In 2007, just one year after Marlborough students established what is now known as the Violets’ Giving Circle (VGC), the members of the Circle put on the group’s first fashion show to raise money to grant to Los Angeles-based organizations. The event has expanded considerably since then, Violets’ Giving Circle advisor Nadia Hopper said.
The preparation for the fashion show begins ten months before the event–often toward the end of the previous school year. Because of the intense planning required, the members of VGC decided in 2011 to host the fashion show every other year, giving them more time to focus on the granting of the money.
In the year following the fashion show, the members of VGC meet to discuss granting and which organizations they feel represent the Circle’s mission statement that the members are, “committed to providing energy and resources to improve the lives of underprivileged women and girls in the Los Angeles area by furthering their educational opportunities.”
Hopper mentioned that while the mission statement is pretty restrictive, the girls don’t have trouble finding organizations which improve the lives of women and girls; they have granted over $165,000 to small organizations dedicated to supporting underserved women in Los Angeles, all of which they have raised via fundraising. The girls visit the organizations and then request a proposal from them, which includes financial statements and a description of the program they would put the money towards. Last year, the Circle decided to grant money to MOSTE, Girls & Gangs, CAST LA, and WriteGirl, even though the group wished they could choose more organizations to grant to.
“Granting years are hard because there were a lot of worthy organizations, so it was difficult to narrow it down to just four, since they were all so deserving,” VGC Co-Chair Izzy Ahn ’15 said.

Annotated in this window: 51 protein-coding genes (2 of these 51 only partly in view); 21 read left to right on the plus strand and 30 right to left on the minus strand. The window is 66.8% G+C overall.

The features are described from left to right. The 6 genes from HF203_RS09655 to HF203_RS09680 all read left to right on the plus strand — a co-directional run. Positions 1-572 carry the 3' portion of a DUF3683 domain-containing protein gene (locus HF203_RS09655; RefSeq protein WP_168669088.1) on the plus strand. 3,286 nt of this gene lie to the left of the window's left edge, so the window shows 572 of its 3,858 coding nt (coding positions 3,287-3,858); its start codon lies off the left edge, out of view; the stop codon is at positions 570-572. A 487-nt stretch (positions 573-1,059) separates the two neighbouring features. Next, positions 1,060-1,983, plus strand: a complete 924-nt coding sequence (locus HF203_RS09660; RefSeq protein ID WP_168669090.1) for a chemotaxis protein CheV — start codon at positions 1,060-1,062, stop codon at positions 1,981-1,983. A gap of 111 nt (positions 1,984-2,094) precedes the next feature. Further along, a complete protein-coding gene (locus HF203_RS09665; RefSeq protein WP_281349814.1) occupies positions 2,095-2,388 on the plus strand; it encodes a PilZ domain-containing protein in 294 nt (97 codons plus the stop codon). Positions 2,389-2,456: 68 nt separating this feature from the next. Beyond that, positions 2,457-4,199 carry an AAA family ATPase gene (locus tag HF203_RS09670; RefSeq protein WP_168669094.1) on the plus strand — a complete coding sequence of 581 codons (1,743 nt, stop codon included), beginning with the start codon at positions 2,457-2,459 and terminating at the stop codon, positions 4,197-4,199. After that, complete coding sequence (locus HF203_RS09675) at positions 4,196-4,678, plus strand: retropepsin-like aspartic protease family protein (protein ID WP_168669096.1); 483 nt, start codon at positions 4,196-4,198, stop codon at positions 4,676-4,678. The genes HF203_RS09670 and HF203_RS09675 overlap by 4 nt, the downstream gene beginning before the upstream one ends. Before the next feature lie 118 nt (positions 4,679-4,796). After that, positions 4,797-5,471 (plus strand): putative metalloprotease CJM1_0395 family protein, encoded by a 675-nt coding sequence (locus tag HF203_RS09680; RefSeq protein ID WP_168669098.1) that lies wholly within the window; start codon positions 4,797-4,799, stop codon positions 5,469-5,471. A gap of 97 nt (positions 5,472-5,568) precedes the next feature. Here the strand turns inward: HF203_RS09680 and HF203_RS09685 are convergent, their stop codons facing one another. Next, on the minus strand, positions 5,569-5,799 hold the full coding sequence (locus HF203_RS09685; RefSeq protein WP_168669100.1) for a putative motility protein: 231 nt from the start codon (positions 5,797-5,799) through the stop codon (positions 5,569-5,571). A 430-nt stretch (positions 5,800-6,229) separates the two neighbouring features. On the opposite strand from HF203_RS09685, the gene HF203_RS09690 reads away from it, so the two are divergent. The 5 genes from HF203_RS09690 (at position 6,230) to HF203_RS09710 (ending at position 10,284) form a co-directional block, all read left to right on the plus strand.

There are three primary ways the Circle raises money at the fashion show: ticket sales, silent and live auctions. Most of the money comes in via ticket sales, as each ticket costs anywhere from $40-$115 and usually around 400 people attend each year. However, members of the Circle work extremely hard to collect as many donations as possible to include in auctionable baskets or to be auctioned off on their own. Since the Circle wants to raise as much money as possible while minimizing overall cost, members of VGC work diligently to connect with local business who are willing to donate centerpieces, flowers, or sound equipment. They also reach out to managers to see if celebrities are willing to judge the fashion show pro-bono.
“It’s quite amazing what they do. You get that confidence to go knock on doors asking for donations, asking for money, calling publicists. So I think [VGC members] get a lot of confidence and leadership from this process,” Hopper said.
Unfortunately, The Ebell, the event space that has welcomed the fashion show for many years, doesn’t allow outside food to be brought in, so a lot of the ticket sale funds are spent on Ebell’s in-house catering, along with renting the venue and the runway, Hopper said.
The fashion show is always a huge hit among members of the school community, since it welcomes designs from students of all ages and encourages girls to step out of their comfort zones and onto the runway.
Maya Klapper ’16 who has modeled in two past shows said at first she was nervous about walking down the runway because of the tall heels, but she had a lot of support from the other models backstage.
“It was super fun. I felt really cool and in charge,” Klapper said.
The Circle is excited for the Parisian-themed spring/summer fashion show this year which will take place on Sunday, Mar. 1 from 4:00 to 7:00 at The Ebell with celebrity guests Adrienne Bailon, Ethan Peck, and Lawrence Zarian and musical guest Josiah Hawley.